Inflammatory Breast Disease and IB Cancer Symptoms
Copyright 2012 - Kris Heeter, Ph.D.
There are three main types of inflammatory breast conditions and disease:
- Mammary Duct Ectasia
- Lactational Mastitis
- Inflammatory Breast Cancer
Inflammation within the breast tissue can occur in a number of different tissue types and breast inflammation has the potential of being a symptom of a serious underlying disease.
A breast is made up of three main parts:
- Glands (where milk is produced)
- Ducts (these tubes carry milk to the nipple)
- Connective tissue
The connective tissues is fibrous and fatty and serves to hold everything together.
Symptoms of each of the three conditions mentioned are outlined below:
Mammary Duct Ectasia
Mammary duct ectasia is also called periductal mastitis. It is an inflammatory condition that stems from infection of breast ducts.
With this infection the ducts become blocked with protein, cholesterol, calcium deposits and bacteria.
According to the Mayo Clinic, sometimes there are no symptoms. However, the following symptoms may suggest a duct infection and inflammation:
- Breast tenderness
- Discharge from the nipple
- Redness at the nipple or surrounding area
- A lump or thickening near the clogged duct
- An inward or inverted nipple
Typically the infections can clear up on their own. If they do not, it is important to see a doctor as some of these symptoms are shared with a more serious cancerous condition (see below).
The most common form of breast inflammation is called Lactational Mastitis.
It can be found in women who breastfeed. Lactational mastitis is caused by a bacterial infection of the breast tissue, and leads to inflammation that can possibly abscess.
Symptoms can include:
- Breast tenderness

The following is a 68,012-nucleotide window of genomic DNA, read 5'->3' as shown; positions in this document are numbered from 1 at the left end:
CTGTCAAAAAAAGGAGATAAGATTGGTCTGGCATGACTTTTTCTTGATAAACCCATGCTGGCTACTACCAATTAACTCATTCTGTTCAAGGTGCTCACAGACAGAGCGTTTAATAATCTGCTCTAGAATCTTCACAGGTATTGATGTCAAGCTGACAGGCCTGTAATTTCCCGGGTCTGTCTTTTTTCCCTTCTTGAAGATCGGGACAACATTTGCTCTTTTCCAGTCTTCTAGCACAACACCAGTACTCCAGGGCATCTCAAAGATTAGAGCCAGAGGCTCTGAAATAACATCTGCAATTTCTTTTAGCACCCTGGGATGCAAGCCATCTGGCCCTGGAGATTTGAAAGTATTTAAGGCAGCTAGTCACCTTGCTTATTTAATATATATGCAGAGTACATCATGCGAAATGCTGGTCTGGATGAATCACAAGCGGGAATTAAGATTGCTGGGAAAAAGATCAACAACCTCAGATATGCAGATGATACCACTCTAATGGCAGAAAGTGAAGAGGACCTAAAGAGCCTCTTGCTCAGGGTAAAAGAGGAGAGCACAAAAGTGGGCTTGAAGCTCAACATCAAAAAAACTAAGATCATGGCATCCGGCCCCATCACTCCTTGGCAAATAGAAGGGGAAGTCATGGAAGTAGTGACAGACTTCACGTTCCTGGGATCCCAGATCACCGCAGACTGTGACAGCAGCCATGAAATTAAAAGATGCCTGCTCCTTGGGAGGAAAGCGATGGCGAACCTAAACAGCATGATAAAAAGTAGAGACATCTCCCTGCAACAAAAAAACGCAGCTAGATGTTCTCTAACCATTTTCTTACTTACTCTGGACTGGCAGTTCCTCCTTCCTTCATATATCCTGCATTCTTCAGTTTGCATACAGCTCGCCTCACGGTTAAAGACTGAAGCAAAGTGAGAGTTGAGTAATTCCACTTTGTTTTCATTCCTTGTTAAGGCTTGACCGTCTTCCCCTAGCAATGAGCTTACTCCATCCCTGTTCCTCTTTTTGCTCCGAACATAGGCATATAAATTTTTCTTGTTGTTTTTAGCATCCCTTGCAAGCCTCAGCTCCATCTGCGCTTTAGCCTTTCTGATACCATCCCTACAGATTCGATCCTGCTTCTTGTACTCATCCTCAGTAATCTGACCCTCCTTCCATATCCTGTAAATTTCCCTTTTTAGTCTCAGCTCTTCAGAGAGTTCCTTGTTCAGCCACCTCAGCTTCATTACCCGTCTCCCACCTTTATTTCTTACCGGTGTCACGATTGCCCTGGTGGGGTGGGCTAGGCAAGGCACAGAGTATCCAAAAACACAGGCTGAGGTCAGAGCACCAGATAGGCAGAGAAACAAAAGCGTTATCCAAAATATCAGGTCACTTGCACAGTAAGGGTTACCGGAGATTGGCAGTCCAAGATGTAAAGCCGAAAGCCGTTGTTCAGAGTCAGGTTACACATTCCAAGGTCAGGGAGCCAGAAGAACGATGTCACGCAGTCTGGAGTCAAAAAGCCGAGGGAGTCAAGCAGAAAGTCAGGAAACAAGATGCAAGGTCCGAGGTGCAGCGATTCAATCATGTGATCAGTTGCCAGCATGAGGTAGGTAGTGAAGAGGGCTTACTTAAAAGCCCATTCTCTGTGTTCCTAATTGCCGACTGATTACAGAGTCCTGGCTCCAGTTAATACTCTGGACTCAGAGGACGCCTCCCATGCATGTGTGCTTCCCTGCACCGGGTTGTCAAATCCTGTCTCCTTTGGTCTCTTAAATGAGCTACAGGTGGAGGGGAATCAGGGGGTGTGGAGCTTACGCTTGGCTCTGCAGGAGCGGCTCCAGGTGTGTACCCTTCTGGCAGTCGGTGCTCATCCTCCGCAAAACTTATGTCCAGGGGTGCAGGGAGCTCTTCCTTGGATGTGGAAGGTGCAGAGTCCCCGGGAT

- Breast swelling
- Pain or a burning sensation continuously or while breast-feeding
- Skin redness, often in a wedge-shaped pattern
Related Breast Cancer Articles
Click on the title to read more:
IBC: Inflammatory Breast Cancer
The most serious inflammatory breast disease is IBC (Inflammatory Breast Cancer).
It is typically an aggressive type of breast cancer that may not be detected in a standard mammogram or ultrasound.
It accounts for approximately 1% to 6% of all breast cancers diagnosed in the United States.
Inflammatory breast cancer is often misdiagnosed as another benign inflammation condition. It's important to know the symptoms and if treatment for another breast condition, like an infection, does not work to insist upon a biopsy.
Breast changes that occur quickly over a short period of time should be monitored.
Symptoms of inflammatory breast cancer include:
- Pain in the breast
- A bruise on the breast that doesn't go away
- Sudden swelling of the breast
- Itching of the breast
- Nipple retraction or discharge
- Swelling of the lymph nodes under the arm or in the neck
- Skin color and texture changes in the breast area
What Is Normal?
Always keep in mind that what is normal breast tissue for one person may not be normal for the next.
It is quite common for women to have to have lumpy breasts.
The two most common causes of breast lumps are:
- a fibrocystic breast condition
A fibrocystic condition causes noncancerous changes in the breast that can make them lumpy, tender, and sore.
Cysts are small fluid-filled sacs that can develop in the breast.
Both of these conditions can be common and account for a significant number of lumps detected by women in a self examine.
Some lumps will change or seemingly disappear in women with active hormonal cycles. It is important to note these changes and discuss them with a health care provider.
And finally, breasts tissue changes as we age so it is important to also discuss these changes as they occur with a health care provider.